The Arizona Interscholastic Association had a new home being built when executive director Harold Slemmer took over the reins of the high school athletics governing body July 1, 1999.
The new structure — and the legacy of then-outgoing executive director Voie Coy — was just the beginning of a transformation for the much-maligned institution.
In the four years since Slemmer assumed control, the AIA has improved communications among schools and media through additional staffing; developed a comprehensive Web site; increased TV exposure; and tackled a number of thorny issues, chief among them Arizona's chaotic open enrollment policy that allowed schools to openly recruit athletes from other districts.
While challenges remain — finding good venues for playoff games, exploring the issue of athlete "burnout'' and the heightened concern over dietary supplements — the AIA has made significant strides under Slemmer's guidance.
"I definitely think the trend of the AIA is in a good direction," Mesa district athletic director Steve Hogen said. "The AIA is more approachable, and very open. That was something missing. The biggest thing is they've taken on a leadership role, not just a management role like before."
Slemmer, who has toiled at all levels of the education field (teacher, coach, athletic director, principal), began his tenure by maximizing the benefits of the AIA's spacious new offices
"It was a real blessing the building we are in now was on the way," Slemmer said of the structure at 17th Street and Glendale Avenue. "It's owned outright and acquired with the help of using some gate receipts over the years. With a place we could really work from, the first thing we needed to do was to get into the 21st century. We got a Web site up and running that is the envy of a lot of associations. There is a lot of information out there for the members and the public right at their fingertips.
‘‘What's furthering our cause is we have people here that understand the future (assistant executive directors Chuck Schmidt and Cindy McMannon and associate executive director Glen Treadaway, among others), who have a vision. We're looking at now, but aren't forgetting, about say, 2015, which isn't that far away."
Among the programs initiated or enhanced by the new AIA regime is one dealing with sportsmanship, and another that honors athletes, coaches, officials and administrators for excellence, especially in the field of academics.
"The Pursuing Victory With Honor Program and the Everyday Heroes are good examples," Hogen said. "They aren't just giving lip-service to those programs."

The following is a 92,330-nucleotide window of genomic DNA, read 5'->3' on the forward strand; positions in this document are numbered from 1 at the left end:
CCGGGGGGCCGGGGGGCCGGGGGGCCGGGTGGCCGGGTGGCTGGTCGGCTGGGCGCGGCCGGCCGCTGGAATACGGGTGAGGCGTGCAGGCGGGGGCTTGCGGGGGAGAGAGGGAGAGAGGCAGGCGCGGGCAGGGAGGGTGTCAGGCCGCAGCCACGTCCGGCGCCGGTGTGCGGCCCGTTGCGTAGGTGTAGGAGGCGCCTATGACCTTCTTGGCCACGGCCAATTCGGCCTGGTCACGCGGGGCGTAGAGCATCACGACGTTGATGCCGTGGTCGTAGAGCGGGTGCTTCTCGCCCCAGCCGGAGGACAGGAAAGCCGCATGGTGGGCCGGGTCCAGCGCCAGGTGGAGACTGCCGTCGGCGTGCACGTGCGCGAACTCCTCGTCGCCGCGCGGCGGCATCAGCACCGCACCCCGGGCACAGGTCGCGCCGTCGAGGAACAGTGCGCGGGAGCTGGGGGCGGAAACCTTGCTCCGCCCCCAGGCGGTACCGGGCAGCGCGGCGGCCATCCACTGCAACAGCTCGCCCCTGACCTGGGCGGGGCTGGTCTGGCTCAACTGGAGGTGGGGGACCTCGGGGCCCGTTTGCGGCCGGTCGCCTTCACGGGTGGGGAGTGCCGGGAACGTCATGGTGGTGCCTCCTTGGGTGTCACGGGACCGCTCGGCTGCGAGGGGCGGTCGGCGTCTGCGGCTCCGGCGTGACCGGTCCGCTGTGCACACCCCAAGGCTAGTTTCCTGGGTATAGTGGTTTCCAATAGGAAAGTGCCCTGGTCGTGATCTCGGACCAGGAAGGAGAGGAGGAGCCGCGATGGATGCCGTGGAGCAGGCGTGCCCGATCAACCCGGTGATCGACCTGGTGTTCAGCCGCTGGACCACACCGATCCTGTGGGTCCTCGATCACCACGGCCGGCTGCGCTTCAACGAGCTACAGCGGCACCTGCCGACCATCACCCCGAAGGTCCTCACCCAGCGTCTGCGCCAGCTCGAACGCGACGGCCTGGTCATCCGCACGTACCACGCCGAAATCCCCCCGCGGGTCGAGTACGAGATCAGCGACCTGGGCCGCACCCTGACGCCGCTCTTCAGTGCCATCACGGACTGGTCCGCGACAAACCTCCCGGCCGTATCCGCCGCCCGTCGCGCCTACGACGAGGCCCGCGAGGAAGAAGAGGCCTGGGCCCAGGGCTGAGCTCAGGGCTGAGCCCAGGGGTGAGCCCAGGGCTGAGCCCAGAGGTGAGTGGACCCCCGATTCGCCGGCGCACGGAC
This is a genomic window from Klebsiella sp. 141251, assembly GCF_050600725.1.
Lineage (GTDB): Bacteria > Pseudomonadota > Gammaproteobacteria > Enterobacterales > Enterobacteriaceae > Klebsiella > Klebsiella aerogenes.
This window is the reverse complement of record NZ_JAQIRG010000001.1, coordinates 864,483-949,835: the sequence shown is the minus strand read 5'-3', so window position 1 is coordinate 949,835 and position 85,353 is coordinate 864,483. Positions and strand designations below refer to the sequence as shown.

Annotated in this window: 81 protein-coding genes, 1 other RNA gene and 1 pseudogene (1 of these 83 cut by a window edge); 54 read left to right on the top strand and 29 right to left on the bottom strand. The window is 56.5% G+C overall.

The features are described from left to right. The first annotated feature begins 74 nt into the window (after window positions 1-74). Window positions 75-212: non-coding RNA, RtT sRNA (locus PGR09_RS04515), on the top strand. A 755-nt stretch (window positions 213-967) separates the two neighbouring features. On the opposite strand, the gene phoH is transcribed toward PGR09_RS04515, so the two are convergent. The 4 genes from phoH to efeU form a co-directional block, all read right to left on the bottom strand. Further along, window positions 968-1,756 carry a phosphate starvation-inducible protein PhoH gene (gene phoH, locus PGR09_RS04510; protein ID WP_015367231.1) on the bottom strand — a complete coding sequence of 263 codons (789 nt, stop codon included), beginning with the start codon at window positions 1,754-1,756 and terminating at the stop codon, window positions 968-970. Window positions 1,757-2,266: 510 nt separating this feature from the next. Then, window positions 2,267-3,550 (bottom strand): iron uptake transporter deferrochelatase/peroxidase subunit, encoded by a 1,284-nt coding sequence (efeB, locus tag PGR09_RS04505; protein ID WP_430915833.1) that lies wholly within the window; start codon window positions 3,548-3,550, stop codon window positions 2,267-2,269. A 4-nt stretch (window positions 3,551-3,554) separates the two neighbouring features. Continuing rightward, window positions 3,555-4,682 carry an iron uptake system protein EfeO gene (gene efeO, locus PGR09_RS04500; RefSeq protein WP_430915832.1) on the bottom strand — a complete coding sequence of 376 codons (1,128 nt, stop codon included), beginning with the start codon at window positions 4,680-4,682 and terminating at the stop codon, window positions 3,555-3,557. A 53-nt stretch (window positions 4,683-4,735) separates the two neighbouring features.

Pursuing Victory With Honor, started almost three years ago, is a program Slemmer said all 236-member schools have been exposed to.
"Victory with Honor is a program with a philosophy designed for character building, and to bring about good morals if it is delivered the right way," Slemmer said. "There are times and people out there that will rationalize something else or let their emotions get the best of them. It is something we should be doing, and not something we're just going to drop or forget about. We have to be realistic that it won't work itself out all the time. But it's important to students' experience."
Accessing records and statistics, a major weakness of the organization prior to Slemmer's arrival, has been remedied with the addition of Arizona prep sports historian Barry Sollenberger to the staff.
"I think I speak for a lot of people in saying the AIA is more user-friendly to its membership and the public," Tempe district athletic director Don Wilkinson said. "Harold came to the job from a principalship so he was in tune with schools, parents and kids. He's a good listener. They've been on a mission to improve in a lot of areas and that message has gotten out."
Ideas for change aren't always immediately implemented. The move to rid Arizona of the divisive 600 form — which created an environment for open recruiting of athletes — began before Slemmer arrived, but was backed with a groundswell of support at Slemmer's urging. The form was rescinded two years ago. This year, the AIA and its legislative council sought to examine year-round coaching and out-of season coaching, which many argue has burned out kids and coaches.
"The out-of-season coaching was brought up because there was a concern there," Slemmer said. "It brought the issue out in the open and it was discussed. That's what we wanted — to establish discussion. The attitude we wanted to arrive at was not ‘my way or your way,’ but what is the best way.”
Slemmer said goals of the organization in the future include finding the best facilities to host events. Also, the organization hopes to update physicals required for student-athletes to ensure they are healthy.
There has also been a steady rise in live televised exposure for championship and playoff games; not just in football and basketball, but the addition of volleyball, baseball, softball and wrestling the last couple of years. There was concern that would cut into attendance at those events, but so far Slemmer said the impact is negligible.
"There has been no significant impact on attendance, no losses on gate receipts," Slemmer said. "If anything, I think it gives people a chance to see an event, and then they may decide the next year to see it in person. We want to promote our events."
Expect exposure to expand and for the AIA to not rest on its laurels of the early 21st century.
"We want to get outside the box and see what we can be and strive for that," Slemmer said. "We want to continue to improve. We want to be proactive, not reactive. If we get to a point we are not making progress, we want to ask why not."